Obama, Thune in Demand
During a speech marking Martin Luther King Jr.’s birthday in Trenton, N.J., last month, Sen. Frank Lautenberg (D-N.J.) told the audience that freshman Sen. Barack Obama (D-Ill.) would attend a March fundraiser on his behalf.
“I mentioned that he would be coming to New Jersey and there was a sudden burst of applause,” Lautenberg said last week. “It was instant recognition.”
Lautenberg should consider himself lucky. Obama’s aides estimate he is getting 300 fundraising and speaking engagement requests each week — a dizzying amount for any Senator, much less one who has been in office for less than two months. But Obama isn’t any run-of-the-mill lawmaker. He is the first black American to serve in the chamber since 1998 — the year Sen. Carol Moseley Braun (D-Ill.) was defeated after just one term.
“He has broken a longtime barrier here,” Lautenberg said. “We don’t have a long history of African-American representation in the Senate.”
Across the aisle, the GOP’s version of a “rock star” is former Rep. John Thune (S.D.) who defeated Senate Minority Leader Tom Daschle (D) in the highest-profile Senate race of 2004. Now, it seems as if every Republican organization and fundraiser wants a piece of Thune.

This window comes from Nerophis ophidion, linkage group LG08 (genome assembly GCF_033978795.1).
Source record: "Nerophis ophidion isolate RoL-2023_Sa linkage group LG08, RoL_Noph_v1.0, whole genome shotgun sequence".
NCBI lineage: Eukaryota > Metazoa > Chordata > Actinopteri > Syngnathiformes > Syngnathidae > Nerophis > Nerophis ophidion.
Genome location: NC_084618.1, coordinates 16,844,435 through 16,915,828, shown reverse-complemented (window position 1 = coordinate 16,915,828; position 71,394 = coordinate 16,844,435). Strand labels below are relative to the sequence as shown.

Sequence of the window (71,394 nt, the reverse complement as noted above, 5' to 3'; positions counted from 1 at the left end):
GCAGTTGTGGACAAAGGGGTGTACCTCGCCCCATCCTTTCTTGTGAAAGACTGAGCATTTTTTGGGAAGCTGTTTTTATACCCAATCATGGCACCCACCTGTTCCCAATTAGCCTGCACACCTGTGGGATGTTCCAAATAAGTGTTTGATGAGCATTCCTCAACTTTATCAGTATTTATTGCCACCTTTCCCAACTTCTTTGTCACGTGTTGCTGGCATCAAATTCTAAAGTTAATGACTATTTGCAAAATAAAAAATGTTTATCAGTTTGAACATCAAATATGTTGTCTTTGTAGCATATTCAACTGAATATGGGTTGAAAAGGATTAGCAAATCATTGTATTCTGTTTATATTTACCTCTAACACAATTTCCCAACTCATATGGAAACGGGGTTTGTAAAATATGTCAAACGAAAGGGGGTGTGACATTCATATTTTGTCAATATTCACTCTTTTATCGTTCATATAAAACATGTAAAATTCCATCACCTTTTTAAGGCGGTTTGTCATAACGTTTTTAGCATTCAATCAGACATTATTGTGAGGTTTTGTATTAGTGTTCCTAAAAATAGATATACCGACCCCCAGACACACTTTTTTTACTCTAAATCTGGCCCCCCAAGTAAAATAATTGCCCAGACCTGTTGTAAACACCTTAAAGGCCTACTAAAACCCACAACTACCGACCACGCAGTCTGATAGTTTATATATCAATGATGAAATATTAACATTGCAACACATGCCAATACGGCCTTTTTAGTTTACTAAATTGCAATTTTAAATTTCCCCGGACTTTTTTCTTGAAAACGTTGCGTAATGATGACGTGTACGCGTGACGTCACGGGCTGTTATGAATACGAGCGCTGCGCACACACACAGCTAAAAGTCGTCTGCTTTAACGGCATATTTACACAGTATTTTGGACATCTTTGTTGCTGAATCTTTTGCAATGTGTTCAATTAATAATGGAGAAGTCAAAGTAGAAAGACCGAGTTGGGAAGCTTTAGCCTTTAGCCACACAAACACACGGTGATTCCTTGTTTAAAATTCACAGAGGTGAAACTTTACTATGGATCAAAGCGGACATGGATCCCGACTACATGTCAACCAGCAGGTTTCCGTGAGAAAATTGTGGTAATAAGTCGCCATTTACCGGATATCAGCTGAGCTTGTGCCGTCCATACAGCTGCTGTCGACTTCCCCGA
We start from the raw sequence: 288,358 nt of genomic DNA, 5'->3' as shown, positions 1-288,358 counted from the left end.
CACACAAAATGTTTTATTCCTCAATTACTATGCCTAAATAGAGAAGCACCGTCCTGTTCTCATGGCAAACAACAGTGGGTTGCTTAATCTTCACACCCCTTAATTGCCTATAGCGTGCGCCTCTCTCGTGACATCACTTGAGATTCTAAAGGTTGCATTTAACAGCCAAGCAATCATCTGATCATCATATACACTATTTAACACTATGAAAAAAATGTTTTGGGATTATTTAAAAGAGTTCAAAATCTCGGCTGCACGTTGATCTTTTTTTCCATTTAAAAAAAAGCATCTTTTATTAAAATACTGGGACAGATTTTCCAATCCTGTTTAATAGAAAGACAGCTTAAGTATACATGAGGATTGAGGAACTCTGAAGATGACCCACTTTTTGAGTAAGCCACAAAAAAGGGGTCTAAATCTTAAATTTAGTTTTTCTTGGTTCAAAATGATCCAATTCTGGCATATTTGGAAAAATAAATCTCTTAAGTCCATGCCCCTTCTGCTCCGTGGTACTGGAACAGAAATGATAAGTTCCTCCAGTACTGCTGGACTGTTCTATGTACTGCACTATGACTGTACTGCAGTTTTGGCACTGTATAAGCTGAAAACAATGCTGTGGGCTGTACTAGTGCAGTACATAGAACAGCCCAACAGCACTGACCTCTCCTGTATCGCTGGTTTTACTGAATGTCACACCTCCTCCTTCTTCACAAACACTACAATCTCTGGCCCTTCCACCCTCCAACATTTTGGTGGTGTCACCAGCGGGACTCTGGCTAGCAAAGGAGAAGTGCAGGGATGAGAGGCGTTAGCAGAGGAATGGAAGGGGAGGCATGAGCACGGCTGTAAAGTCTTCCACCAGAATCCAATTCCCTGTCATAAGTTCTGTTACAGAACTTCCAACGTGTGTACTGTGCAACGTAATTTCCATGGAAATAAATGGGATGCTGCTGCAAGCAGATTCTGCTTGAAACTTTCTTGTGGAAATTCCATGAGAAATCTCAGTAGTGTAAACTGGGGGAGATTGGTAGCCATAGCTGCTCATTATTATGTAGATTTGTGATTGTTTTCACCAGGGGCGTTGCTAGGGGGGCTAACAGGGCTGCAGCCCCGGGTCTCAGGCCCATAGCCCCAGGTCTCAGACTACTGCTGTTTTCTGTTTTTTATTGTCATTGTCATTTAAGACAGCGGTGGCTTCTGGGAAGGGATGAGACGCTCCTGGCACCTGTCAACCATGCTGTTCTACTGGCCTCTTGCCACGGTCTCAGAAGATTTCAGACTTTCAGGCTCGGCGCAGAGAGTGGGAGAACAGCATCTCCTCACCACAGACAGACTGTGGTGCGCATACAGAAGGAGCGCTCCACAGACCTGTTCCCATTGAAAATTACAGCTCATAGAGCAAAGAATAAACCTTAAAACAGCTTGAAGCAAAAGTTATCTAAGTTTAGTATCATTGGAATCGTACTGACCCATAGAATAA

Since being sworn in, Thune has received more than 700 invitations to appear at fundraisers, and other events such as Lincoln Day dinners.
“We have had a lot of requests from political parties in states, candidates, committees, all of the above,” Thune said.
Republican leaders are also seeking to capitalize on Thune’s appeal to grass-roots activists and donors.
The South Dakotan will be the first guest to appear on the Republican National Committee’s new Internet-based television program “Off the Record,” which is scheduled to be e-mailed today to 7.5 million Republicans. The Senator will speak about his recent trip to Iraq, among other topics, in the interview-format show designed to provide viewers “candid interviews with party leaders, activists, and rising stars in the GOP.”
And late last month, Thune was named chairman of the Inner Circle, a fundraising program run by the National Republican Senatorial Committee geared toward low-dollar donors.
“He is a giant-killer,” said Mark Rodgers, staff director of the Senate Republican Conference. “Anyone who takes down a sitting leader is a celebrity in their own right. He has risen above the crowd.”
In addition to Obama and Thune, freshman Sens. Mel Martinez (R-Fla.) and Ken Salazar (D-Colo.) — the only two Hispanic lawmakers in the chamber — are also in demand. This past weekend, Martinez appeared at a fundraiser for Sen. Jon Kyl (R) in Arizona, and Salazar said he is getting flooded with appearance requests.
Salazar said he is processing the requests, but added, “Right now, my priority is to really focus on making sure I get my wheels on the bus as a new U.S. Senator.”
Martinez said he is also reviewing the requests, but added he does not expect to accept many invitations beyond helping Florida Republicans and his new Senate colleagues. In addition to working to retire his campaign debt — $341,000, according to the latest Federal Election Commission filing — Martinez said he wants to focus on his legislative duties.